This Is What The New Normal Looks Like

August 25, 2010

Our July 2010 Business Trends Report provides hard data that the precision machining industry is maintaining “A New Normal.”

Sales index down 10 points outlook for next 3 months positive.

The three month outlook for sales, lead time, employment and profitability are all quite positive as our industry passes the fourteenth month above the May 2009 low.

We are encouraged that our index did not drop further in July, a seasonally weak month for our industry.

Average length of first shift is up to 43.1 hours, more than 5 hours above the 2009 average.

94 percent of participating shops expect profitablity to remain the same or improve.

Those expecting sales to remain the same or increase made up 90% of our respondents.

The last shop owner I spoke with said that he was “Busier than heck and can’t ship parts fast enough.”

We suspect that part of his problem is getting the raw materials and tooling that he might need when he needs it…

How about you? Are you busier than heck? Are you still in the range we are calling the New Normal?

 

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Precision Machining Industry Sales Continue to Recover

November 25, 2009

 PMPA’s Index of Sales of Precision Machined Products rose to 85, the  highest value for the year. This is an increase of 30.8% in the Sales index compared to the 2009 low of 65 in May for the 96 companies reporting this month.   Our industry  sales  continue to recover.

Five consecutive months of growth in sales. And high for the year.

Reason for optimism:  October marks the fifth month in a row of increasing sales in the precision machining industry. The three month moving average crossed the 12 month moving average. For our industry, this data shows that recovery is underway. Thirty-four percent (34%) of participating shops reported double digit sales increases in October. 

Sales Outlook: The percentage of respondents who felt that sales would decline over the next three months was almost equal to the percentage that thought sales would be up, (25% vs. 26%) with 48% expecting sales to remain about the same. The outlook for sales in the short term has stabilized.

Our report for October 2009  confirms that the sales of the precision machining industry are recovering.  The percentage of respondents showing positive sales growth, the three month  moving average for sales crossing the 12 month moving average for sales,  five consecutive months of improved sales, and the rise of the sales  index by 30.8% over the year’s low  in May are strong and positive indicators of sales recovery.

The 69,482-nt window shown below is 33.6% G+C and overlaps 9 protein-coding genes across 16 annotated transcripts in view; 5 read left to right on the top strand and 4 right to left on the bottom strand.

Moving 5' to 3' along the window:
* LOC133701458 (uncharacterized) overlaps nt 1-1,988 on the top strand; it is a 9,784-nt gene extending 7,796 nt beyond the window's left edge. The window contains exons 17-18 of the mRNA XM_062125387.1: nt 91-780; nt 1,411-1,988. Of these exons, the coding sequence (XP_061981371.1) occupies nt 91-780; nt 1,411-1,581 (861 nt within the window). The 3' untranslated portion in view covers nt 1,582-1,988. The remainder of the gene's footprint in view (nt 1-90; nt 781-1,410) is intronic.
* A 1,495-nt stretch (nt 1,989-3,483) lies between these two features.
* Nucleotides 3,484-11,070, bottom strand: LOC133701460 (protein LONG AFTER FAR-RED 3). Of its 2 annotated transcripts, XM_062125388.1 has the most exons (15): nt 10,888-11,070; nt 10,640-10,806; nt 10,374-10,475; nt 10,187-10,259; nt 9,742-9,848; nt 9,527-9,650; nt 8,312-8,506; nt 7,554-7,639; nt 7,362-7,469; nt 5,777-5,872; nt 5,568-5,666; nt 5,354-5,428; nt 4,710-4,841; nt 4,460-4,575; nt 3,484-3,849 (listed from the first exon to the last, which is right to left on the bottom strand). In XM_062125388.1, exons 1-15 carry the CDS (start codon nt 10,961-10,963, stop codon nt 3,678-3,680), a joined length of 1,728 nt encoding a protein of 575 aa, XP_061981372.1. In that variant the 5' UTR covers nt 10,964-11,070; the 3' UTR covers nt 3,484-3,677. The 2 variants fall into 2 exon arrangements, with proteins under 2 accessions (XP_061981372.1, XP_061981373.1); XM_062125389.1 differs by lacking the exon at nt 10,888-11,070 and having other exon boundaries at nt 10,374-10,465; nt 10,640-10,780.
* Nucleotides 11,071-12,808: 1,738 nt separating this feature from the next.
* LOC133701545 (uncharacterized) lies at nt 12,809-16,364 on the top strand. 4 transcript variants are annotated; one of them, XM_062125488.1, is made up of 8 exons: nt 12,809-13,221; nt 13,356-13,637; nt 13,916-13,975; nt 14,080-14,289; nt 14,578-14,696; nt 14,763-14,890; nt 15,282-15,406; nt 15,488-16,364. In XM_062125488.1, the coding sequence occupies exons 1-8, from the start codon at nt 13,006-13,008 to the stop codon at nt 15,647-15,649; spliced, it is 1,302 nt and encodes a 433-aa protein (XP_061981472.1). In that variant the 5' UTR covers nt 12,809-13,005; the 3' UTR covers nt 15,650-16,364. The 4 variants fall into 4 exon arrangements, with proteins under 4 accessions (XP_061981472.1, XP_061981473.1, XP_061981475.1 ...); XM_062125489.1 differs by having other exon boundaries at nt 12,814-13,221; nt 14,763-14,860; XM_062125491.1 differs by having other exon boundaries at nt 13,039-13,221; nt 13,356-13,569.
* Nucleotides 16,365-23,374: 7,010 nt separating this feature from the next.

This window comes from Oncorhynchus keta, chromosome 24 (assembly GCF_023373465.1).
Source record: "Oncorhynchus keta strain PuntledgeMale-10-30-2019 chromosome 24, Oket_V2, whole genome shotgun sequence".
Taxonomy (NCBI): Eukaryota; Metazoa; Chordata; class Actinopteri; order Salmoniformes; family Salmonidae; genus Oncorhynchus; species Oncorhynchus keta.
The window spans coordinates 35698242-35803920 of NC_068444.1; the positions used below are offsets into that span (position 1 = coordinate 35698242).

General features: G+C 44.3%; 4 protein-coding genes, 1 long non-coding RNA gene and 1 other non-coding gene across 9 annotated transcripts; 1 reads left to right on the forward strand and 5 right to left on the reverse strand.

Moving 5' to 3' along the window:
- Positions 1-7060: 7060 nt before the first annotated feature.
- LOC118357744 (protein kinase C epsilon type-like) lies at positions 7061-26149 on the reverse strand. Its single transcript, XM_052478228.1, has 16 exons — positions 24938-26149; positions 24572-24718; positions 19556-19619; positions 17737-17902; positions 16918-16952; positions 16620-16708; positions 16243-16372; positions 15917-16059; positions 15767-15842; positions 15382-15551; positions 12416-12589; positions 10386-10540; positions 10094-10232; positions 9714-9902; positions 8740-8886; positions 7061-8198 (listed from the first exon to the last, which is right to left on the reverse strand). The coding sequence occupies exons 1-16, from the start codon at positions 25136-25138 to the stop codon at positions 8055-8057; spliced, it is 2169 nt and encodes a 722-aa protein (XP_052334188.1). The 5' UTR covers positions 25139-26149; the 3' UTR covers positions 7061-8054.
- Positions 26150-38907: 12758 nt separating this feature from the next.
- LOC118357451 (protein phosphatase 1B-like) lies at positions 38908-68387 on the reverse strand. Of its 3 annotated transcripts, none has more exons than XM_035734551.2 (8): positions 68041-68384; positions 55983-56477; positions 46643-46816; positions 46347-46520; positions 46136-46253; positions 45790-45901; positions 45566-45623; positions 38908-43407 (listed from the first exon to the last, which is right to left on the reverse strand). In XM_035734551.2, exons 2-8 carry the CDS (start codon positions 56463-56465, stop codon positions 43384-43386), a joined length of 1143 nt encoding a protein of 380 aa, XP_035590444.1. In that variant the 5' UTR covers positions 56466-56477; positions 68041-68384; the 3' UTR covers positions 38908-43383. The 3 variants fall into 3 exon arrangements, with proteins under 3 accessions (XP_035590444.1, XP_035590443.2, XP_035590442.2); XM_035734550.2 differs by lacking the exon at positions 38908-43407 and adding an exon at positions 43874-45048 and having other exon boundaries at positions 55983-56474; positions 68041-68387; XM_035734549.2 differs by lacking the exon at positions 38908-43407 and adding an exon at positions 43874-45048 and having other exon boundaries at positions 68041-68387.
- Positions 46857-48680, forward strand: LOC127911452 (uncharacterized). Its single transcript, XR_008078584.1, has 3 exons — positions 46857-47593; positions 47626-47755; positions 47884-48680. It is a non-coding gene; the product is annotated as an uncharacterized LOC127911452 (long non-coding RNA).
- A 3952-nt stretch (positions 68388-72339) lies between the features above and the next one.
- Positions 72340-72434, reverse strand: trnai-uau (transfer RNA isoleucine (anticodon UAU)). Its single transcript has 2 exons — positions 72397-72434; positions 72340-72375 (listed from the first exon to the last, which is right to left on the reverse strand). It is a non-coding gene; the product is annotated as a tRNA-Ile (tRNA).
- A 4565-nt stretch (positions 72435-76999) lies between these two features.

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4 More Reasons The Precision Machining Industry Is Recovering

September 29, 2009

The August 2009 PMPA Business Trends Report increased to 73 in August up 3 points from July, up 4 points from June, and up 8 points from the May 2009 low of 65.  Three months in a row of upward movement!

"Only three months in a row of non negative sales growth"

"Only three months in a row of non negative sales growth"

Three consecutive months of improvement. Or as one of my more pessimistic colleagues puts it, ” three consecutive months of sales not getting any worse.

We’ll prefer our positive optimism to living in his dreary outlook anyday.

Here are our latest reasons we believe that the precision machining industry has begun its recovery based on approximately 100 members participating in our monthly PMPA Business Trends Report.

  1. Three consecutive months of sales increases.
  2. Over half  52% of respondents reported sales increases, and one third reported double digit sales increases.
  3. Average length of first shift climbed again to 38.2 hours. 
  4. 63 % of responding companies reported 40 hour or more average length of first shift.

The shops reporting serve the Medical, Automotive, Aerospace, Heavy Machinery, Truck, Construction Equipment, Food Service Equipment, and Military Markets.

PMPA members can see the latest Business Trends Report here.

Bonus good news  about the economy from the Fed Open Market Committee per  an email from Dr. Ken Mayland, Clearview Economics:

“…economic activity has picked up…” versus last meeting on 8/12: “…economic activity is leveling out.”  Yeah!  The economy is now recovering (not recovered).

Picture credit : http://www.itsallabouteeyore.awoodman.net/

 

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